Books

BLINDED BY THE LIGHT

A former rocker writes of a guitarist’s rise and fall

BRIAN BETHUNE October 21 2002
Books

BLINDED BY THE LIGHT

A former rocker writes of a guitarist’s rise and fall

BRIAN BETHUNE October 21 2002

BLINDED BY THE LIGHT

Books

BRIAN BETHUNE

A former rocker writes of a guitarist’s rise and fall

WHEN TIM WYNVEEN was a rock star, Canadian-style, making a good living as an anonymous, guitar-playing sideman for the likes of singer-songwriter Chris De Burgh in the '70s and ’80s, he would come back to his hotel room late at night, too keyed up to sleep. So he’d flick on the TV and watch in fascination the endless array of televangelists. “Jimmy Swaggart was the best,” recalls the 51-year-old writer, “so musical in his phrases, his timing, his dynamism—so much like a rock star himself, that I’d take out my guitar and play along with his words.” More than 20 years later, the spirit of Swaggart infuses Jimmy Waters, the deranged blues singer of Sweeter Life (Random House), Wynveen’s third and most personal novel. “Waters was practically my first idea as a writer,” he says, “the idea that musicians and evangelists are so alike, both trying to pull the audience along with them.”

The preacher-player may have been Wynveen’s first character concept, but the desire to write had long gripped him. As a kid with a crush on his Grade 5 teacher, Wynveen thought to impress her by writing a story. Coming as he did from a house where there were no books, 10-year-old Tim was astonished by the power of writ-

ing. “All through your childhood people tell you what to do and what to think, but in my story I was free—I could do what I wanted, what I decided.” That bookless but happy home was in the Lake Erie farming community of Leamington, Canada’s southernmost town and self-described “tomato capital.” Wynveen, with real affection in his voice, prefers to call it “the most bizarre place you could grow up in.” The Toronto author remembers a town as Southern gothic as Swaggart himself, with a climate of massive storms, tornados and crushing humidity. Houses sported plantation-style wraparound verandas above lawns with species of huge hardwood trees unknown in the rest of Canada. Equally unusual, in a time before cable, was the degree of what Wynveen calls “Americana bombardment”—the TV shows from Detroit and the Southern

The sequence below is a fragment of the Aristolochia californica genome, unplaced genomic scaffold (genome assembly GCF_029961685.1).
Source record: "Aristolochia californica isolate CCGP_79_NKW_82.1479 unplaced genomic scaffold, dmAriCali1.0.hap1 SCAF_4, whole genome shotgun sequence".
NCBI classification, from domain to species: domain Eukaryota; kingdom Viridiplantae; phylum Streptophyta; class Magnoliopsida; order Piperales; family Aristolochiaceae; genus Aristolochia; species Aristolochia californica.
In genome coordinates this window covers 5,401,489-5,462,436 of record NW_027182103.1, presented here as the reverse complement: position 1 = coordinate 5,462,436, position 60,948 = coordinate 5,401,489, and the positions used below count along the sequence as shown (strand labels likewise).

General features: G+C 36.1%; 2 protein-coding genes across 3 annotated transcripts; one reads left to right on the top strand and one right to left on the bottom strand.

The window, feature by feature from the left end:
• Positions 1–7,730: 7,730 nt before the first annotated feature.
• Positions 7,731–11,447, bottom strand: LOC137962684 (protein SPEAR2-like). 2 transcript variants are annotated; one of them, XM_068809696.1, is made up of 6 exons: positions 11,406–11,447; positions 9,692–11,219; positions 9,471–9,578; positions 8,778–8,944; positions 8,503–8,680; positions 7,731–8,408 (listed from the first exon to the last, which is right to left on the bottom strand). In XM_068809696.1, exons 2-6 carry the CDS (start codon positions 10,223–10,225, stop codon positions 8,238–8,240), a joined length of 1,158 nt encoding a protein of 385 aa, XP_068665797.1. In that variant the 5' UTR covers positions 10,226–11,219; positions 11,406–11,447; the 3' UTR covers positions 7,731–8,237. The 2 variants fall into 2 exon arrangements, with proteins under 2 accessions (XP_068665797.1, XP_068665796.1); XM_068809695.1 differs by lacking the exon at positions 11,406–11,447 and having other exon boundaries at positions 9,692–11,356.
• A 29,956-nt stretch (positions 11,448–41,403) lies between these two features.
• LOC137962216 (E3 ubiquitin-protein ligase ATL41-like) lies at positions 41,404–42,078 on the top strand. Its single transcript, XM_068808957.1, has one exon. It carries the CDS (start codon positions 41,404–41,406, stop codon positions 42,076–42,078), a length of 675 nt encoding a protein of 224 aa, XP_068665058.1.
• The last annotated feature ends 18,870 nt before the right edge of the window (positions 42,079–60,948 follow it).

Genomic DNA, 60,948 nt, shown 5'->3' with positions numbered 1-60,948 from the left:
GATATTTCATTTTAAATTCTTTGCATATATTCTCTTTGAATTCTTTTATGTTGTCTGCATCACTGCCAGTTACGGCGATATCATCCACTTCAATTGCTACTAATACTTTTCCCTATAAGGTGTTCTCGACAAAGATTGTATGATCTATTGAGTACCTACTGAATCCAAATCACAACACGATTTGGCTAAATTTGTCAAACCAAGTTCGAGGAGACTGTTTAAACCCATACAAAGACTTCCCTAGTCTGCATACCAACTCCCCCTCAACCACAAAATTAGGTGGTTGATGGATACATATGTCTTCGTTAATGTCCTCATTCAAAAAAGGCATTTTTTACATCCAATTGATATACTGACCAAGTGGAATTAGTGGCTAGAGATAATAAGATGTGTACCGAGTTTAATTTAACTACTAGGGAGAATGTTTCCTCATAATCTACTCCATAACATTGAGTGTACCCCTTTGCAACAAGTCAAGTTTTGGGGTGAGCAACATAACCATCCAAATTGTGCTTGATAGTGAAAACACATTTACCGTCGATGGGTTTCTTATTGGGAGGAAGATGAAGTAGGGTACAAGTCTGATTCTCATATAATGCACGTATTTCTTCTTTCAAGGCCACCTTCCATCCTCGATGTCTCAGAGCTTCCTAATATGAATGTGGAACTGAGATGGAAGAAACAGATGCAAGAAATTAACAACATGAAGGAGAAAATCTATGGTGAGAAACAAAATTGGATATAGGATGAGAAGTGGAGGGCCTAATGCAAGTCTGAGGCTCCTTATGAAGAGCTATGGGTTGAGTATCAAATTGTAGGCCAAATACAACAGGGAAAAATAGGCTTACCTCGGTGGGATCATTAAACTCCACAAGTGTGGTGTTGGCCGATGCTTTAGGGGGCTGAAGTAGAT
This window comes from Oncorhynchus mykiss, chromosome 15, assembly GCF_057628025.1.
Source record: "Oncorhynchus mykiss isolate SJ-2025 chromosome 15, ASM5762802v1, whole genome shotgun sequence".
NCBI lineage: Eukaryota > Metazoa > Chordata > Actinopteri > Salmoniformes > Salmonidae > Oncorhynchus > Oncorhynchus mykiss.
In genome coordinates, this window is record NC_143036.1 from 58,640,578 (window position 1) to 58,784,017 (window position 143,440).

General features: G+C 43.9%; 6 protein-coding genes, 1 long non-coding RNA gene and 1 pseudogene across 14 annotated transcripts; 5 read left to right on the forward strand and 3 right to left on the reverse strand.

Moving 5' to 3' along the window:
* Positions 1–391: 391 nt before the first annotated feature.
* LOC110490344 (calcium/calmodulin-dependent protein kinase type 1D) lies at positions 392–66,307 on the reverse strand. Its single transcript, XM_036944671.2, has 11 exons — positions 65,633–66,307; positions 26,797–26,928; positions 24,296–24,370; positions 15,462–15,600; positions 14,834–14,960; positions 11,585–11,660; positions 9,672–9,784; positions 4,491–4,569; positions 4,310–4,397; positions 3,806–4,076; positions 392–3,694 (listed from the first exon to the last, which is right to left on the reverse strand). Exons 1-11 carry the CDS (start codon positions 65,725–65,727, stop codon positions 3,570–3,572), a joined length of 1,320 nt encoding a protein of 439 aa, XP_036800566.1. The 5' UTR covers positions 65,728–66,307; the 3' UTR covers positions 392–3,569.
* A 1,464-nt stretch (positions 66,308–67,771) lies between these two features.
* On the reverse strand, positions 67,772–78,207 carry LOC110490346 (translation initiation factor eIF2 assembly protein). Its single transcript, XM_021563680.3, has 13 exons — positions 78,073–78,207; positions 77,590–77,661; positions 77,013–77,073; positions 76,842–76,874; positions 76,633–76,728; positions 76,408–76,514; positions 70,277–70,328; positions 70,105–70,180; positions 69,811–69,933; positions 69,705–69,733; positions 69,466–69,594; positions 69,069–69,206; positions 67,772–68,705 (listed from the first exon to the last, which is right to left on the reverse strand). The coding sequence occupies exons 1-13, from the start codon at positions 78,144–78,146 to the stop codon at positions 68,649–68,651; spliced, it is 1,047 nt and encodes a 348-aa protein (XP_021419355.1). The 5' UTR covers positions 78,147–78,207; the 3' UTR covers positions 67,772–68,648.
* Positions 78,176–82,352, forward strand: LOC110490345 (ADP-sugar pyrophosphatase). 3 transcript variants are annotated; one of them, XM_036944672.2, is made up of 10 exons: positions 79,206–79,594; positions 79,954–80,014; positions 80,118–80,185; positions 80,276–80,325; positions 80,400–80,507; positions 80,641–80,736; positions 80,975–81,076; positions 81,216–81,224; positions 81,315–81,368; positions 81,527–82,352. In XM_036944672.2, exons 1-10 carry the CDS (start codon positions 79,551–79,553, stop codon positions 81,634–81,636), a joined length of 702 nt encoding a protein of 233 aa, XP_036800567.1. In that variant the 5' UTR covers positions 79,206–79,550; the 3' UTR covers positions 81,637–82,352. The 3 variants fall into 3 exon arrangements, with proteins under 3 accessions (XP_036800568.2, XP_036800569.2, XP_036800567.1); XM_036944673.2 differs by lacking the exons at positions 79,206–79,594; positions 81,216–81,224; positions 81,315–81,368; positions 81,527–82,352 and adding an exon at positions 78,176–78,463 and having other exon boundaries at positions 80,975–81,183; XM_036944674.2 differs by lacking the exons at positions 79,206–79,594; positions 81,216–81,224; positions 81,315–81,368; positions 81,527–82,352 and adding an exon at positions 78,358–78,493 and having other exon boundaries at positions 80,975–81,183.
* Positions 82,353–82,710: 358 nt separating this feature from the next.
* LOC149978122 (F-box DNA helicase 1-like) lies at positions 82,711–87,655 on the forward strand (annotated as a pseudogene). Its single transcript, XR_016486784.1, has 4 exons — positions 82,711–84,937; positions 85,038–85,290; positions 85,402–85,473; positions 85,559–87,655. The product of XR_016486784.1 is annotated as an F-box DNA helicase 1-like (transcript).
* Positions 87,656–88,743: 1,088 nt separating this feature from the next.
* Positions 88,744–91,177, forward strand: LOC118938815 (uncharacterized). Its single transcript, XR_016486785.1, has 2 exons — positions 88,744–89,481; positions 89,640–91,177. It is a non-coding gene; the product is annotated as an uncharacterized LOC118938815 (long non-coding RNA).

‘We live our lives within a web so complicated and crazily woven,’ says the novelist, ‘that it’s often impossible to unravel’

rhythm-and-blues radio stations he could pick up on summer nights.

But it was also a town where an inquisitive boy could find his way into “every house in the neighbourhood,” and where hopping a couple of fences would take him into farmers’ fields. All those chances to explore—“the perfect description of a writer’s job,” says Wynveen—may help explain why Leamington has produced another acclaimed novelist besides Wynveen, whose Angel Falls took the 1998 Commonwealth prize for best first book: Nino Ricci, who won a Governor General’s award in 1991 for Lives of the Saints. And Leamington, under the name of Wilbury, is home to Sweeter Life's protagonist, Cyrus Owen.

Cyrus is the youngest of the three Owen orphans brought up by an aunt and uncle after their parents die in a car crash. A decade after the accident, Cyrus, now 19, abandons his family and its struggles in pursuit of rock-star dreams. His hardnosed realtor sister, Isabel, accurately calls him “the little prick”—perhaps to distinguish him from older brother Hank who, when he’s not spiralling into rage, is one of CanLit’s most likeable multiple murderers. Twelve years later, physically and emotionally shattered, Cyrus returns to Wilbury to make a new start.

With compassion and a kind of hardwon wisdom, Wynveen grapples with several related themes, among them the damage blind ambition can cause loved ones, and coping with failure. Cyrus’s courage in dealing with the latter is his redeeming feature, and “an essential talent for an artist,” as Wynveen notes, adding “it took me 12 years to get a novel published.” But the author’s real preoccupation in the sweetly engaging Sweeter Life is Cyrus’s attempts to connect with his two families—the Owens and the brotherhood of the band. “We live our lives within a web so complicated and crazily woven that it’s often impossible to unravel,” says Wynveen, a married father of two teenage daughters. “Without other points of view, our awareness of self and others remains shockingly limited.” Every book he finishes increases his own self-awareness and “I feel like a better person.” With Sweeter Life, he has every right to. lifi